Honda hits fresh problems in Bahrain F1 test

Honda's troubles in the heat of Bahrain showed no signs of easing on Tuesday when its Formula 1 testing programme was cut short by a reliability problem after just two laps.

Honda hits fresh problems in Bahrain F1 test
McLaren mechanics watch the race in the garage with the car of Stoffel Vandoorne, McLaren MCL32
McLaren freight in the paddock
Yusuke Hasegawa, Senior Managing Officer, Honda
Oliver Turvey, McLaren MCL32
Oliver Turvey, McLaren MCL32
Fernando Alonso, McLaren MCL32
Fernando Alonso, McLaren MCL32

On the back of a troubled F1 weekend, where it suffered a run of failures with its MGU-H, Honda had hoped for better fortune during the two-day in-season test at Sakhir this week.

But despite McLaren development driver Oliver Turvey managing to get out on track as soon as testing got underway, he was only able to complete two installation laps before being confined to the garage with a problem.

Honda engineers had discovered a water leak in the Energy Recovery System, and there was no option but to make an engine change.

Work on the switch was taking place on Tuesday lunchtime, and it is hoped that this can be completed to allow Turvey to get back out on track later.

New test spec

It is understood that the engine being used by Turvey was a new test specification that had been shipped from Honda's Sakura facility in Japan, with the replacement unit being fitted also a new one.

Honda had said ahead of this week's running that it wanted to trial some new ideas to help improve its performance, as well as potentially look at cures to the issues it faced over the grand prix weekend.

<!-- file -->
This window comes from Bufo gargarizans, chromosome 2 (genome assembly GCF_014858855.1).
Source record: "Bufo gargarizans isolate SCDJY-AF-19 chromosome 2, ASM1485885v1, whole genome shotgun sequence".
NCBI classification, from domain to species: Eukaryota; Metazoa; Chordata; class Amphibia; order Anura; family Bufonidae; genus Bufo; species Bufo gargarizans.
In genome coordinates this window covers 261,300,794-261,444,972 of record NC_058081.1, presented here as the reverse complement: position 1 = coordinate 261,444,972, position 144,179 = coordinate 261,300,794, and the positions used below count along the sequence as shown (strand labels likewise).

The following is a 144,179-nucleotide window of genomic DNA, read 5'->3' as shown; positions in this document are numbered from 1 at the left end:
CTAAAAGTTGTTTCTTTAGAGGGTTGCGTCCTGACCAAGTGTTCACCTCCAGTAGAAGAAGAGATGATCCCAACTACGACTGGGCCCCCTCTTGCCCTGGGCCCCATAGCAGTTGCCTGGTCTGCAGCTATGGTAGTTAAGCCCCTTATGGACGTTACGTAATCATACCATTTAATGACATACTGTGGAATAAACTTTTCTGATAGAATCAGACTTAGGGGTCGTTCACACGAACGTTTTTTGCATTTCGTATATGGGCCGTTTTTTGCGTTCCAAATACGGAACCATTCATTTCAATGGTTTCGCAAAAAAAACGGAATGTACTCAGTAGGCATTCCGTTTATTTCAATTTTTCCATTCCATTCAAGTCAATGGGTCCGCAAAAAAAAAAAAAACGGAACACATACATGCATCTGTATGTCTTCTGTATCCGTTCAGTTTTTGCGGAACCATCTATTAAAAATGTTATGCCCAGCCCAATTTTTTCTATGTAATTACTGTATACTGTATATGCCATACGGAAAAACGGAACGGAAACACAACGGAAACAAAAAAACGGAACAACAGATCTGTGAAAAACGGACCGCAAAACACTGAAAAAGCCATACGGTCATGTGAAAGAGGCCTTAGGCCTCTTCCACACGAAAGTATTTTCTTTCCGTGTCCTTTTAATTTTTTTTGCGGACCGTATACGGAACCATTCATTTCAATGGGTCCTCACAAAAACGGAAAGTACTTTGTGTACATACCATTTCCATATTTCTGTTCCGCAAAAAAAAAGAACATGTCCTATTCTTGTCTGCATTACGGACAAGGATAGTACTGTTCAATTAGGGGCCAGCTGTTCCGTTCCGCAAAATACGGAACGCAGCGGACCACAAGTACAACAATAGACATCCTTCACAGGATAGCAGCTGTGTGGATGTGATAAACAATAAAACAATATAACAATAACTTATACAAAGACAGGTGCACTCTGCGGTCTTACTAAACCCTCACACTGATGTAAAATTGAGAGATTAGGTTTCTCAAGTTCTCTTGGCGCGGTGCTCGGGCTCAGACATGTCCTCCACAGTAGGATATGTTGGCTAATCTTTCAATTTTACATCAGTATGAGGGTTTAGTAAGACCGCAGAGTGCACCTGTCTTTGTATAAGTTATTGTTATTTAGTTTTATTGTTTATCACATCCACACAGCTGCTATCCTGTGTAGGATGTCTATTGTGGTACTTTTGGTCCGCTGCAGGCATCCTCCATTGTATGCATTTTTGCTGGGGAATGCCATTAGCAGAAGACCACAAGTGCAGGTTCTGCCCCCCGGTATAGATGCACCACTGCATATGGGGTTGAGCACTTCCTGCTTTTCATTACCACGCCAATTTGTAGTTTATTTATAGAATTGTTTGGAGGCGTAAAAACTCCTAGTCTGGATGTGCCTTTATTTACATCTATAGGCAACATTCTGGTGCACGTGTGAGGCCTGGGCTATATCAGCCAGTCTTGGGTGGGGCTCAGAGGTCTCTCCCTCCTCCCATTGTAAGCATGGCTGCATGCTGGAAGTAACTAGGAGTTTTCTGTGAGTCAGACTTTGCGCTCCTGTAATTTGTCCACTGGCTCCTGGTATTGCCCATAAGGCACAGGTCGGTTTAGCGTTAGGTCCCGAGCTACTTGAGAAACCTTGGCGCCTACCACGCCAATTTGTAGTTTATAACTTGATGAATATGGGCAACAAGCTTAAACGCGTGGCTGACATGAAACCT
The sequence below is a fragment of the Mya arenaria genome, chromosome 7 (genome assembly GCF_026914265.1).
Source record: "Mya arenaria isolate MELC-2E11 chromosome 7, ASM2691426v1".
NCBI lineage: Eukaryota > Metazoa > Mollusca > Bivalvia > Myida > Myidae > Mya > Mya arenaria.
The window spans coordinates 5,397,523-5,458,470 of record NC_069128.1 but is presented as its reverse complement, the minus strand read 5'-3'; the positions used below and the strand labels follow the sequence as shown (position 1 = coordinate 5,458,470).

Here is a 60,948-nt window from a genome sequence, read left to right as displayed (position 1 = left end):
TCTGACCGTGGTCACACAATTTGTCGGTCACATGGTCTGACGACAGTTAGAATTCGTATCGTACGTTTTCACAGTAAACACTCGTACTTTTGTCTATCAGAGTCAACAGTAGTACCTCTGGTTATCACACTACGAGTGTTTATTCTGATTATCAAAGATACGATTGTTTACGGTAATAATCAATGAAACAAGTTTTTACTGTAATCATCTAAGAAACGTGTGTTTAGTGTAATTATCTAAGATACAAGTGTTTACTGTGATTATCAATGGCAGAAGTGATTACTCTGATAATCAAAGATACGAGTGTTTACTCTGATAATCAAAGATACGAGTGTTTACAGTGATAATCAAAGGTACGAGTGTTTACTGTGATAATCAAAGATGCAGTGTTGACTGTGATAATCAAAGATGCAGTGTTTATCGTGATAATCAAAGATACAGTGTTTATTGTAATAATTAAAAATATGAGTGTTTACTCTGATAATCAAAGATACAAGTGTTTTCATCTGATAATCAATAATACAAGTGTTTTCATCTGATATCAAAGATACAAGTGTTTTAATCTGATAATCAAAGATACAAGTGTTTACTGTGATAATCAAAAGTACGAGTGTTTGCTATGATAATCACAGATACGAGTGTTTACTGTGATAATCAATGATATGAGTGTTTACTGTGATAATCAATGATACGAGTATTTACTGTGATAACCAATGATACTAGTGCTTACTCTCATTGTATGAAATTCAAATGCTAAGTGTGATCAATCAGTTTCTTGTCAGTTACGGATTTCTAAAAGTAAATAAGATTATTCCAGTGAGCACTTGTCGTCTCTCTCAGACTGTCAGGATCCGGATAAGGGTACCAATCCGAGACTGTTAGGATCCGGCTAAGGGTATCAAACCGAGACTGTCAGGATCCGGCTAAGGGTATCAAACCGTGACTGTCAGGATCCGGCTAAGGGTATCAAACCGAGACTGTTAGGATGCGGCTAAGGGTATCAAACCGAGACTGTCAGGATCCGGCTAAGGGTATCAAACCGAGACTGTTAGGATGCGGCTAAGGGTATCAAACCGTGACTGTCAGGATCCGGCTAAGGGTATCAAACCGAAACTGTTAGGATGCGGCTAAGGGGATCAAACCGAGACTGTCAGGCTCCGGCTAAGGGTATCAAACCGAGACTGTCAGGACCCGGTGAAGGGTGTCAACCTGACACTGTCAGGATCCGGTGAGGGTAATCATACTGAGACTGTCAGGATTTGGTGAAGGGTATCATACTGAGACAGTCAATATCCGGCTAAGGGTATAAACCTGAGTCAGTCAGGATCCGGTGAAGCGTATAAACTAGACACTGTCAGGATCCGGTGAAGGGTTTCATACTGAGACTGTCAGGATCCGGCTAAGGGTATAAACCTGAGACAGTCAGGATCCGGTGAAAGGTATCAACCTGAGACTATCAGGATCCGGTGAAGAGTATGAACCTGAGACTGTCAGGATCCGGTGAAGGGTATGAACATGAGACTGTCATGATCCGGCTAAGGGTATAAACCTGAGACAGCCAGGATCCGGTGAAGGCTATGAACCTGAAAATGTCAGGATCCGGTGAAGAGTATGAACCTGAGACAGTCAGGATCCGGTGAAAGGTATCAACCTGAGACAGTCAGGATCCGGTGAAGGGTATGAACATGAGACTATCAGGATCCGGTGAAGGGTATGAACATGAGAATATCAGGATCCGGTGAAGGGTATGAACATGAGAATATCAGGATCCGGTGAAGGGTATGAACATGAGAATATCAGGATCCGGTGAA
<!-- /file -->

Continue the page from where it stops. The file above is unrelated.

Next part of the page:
Investigations as the cause of the latest water leak are ongoing, and it is unclear if the issue that has stopped Turvey is related to the MGU-H failures that hit McLaren last weekend.

Stoffel Vandoorne suffered two breakages in Friday practice, while Fernando Alonso's MGU-H broke during a qualifying lap – and subsequently damaged an internal combustion engine too.

Ahead of the race, Vandoorne also suffered another failure when water pressure dropped – with initial suspicions surrounding a repeat failure of the MGU-H. The Belgian was unable to start the race.

Honda's F1 chief Yusuke Hasegawa flew back to Honda's headquarters in Japan after the Bahrain Grand Prix to help work on the investigation into the Bahrain GP problems, and help push forward development plans for the rest of the season.

One theory is that the hot temperatures in Bahrain have contributed to Honda's troubles, but a definite answer will not be known until later this week when the broken parts have been stripped down and analysed.

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